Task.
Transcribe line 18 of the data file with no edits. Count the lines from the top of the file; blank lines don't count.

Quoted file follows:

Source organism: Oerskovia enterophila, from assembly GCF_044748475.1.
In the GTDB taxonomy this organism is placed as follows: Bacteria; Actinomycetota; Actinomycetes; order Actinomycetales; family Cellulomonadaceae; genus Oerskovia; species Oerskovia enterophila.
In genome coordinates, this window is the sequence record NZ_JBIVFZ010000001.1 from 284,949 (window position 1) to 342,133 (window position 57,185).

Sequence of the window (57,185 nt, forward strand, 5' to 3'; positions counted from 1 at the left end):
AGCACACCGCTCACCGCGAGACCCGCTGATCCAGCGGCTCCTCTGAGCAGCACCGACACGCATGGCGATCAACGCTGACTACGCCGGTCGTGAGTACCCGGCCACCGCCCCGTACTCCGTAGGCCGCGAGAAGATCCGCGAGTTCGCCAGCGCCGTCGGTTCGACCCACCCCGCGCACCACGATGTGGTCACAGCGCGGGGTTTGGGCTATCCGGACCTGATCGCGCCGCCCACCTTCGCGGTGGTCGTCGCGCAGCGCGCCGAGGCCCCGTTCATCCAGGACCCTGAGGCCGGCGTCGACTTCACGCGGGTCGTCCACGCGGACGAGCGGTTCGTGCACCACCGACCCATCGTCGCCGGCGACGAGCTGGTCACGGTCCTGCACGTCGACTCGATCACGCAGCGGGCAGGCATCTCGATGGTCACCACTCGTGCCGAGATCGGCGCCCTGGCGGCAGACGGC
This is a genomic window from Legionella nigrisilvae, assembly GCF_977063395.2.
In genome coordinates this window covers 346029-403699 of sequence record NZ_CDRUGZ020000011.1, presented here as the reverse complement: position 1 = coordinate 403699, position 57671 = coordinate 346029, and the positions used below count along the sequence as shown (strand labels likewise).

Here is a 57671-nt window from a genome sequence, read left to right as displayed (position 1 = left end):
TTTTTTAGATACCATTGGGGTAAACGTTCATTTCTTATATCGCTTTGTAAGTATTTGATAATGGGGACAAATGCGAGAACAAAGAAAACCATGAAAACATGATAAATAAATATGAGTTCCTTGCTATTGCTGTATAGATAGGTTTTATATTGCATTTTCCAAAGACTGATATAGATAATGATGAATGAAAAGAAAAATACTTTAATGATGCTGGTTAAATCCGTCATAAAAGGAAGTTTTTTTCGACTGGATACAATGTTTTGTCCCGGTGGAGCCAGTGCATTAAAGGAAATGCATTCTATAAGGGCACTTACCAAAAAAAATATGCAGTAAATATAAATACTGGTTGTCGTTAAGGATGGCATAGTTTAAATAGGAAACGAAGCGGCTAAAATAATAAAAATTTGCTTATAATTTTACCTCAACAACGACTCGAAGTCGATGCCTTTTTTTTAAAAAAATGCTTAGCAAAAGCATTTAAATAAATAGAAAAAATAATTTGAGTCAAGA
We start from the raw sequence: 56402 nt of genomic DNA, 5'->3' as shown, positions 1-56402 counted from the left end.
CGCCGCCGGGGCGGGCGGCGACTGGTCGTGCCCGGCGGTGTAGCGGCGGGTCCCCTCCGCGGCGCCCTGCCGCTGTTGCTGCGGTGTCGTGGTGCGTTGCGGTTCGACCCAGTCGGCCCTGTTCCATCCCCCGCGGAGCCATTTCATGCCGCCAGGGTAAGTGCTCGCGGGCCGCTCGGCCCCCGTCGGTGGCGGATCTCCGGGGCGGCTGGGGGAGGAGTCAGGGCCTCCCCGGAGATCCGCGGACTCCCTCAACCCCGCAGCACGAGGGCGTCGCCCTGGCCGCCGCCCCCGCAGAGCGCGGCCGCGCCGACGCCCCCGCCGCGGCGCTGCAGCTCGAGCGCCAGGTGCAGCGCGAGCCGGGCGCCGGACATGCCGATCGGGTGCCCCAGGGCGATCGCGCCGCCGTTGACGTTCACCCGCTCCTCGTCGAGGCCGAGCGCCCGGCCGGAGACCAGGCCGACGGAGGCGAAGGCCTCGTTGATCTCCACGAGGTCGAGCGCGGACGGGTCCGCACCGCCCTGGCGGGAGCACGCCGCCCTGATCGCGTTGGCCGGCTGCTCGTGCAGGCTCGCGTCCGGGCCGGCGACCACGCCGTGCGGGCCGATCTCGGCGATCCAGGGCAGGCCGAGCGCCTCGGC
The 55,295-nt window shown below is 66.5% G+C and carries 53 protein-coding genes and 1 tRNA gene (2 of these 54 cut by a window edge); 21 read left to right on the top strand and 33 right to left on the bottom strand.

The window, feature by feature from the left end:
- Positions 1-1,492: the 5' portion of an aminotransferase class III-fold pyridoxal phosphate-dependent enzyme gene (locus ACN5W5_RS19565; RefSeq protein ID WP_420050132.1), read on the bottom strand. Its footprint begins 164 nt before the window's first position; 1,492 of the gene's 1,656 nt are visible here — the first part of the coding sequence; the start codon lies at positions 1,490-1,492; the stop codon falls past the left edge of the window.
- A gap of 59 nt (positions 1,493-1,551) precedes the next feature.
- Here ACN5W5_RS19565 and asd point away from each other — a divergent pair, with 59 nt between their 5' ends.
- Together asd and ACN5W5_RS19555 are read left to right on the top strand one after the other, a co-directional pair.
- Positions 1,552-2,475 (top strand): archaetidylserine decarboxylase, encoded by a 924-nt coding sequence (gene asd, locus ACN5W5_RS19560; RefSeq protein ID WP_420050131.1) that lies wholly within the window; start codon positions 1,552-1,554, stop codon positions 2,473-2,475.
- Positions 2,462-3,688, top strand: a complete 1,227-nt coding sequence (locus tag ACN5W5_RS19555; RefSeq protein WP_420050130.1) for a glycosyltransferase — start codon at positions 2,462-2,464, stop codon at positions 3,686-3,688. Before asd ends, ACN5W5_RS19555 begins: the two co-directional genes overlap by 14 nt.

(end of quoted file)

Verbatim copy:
- Positions 1,552-2,475 (top strand): archaetidylserine decarboxylase, encoded by a 924-nt coding sequence (gene asd, locus ACN5W5_RS19560; RefSeq protein ID WP_420050131.1) that lies wholly within the window; start codon positions 1,552-1,554, stop codon positions 2,473-2,475.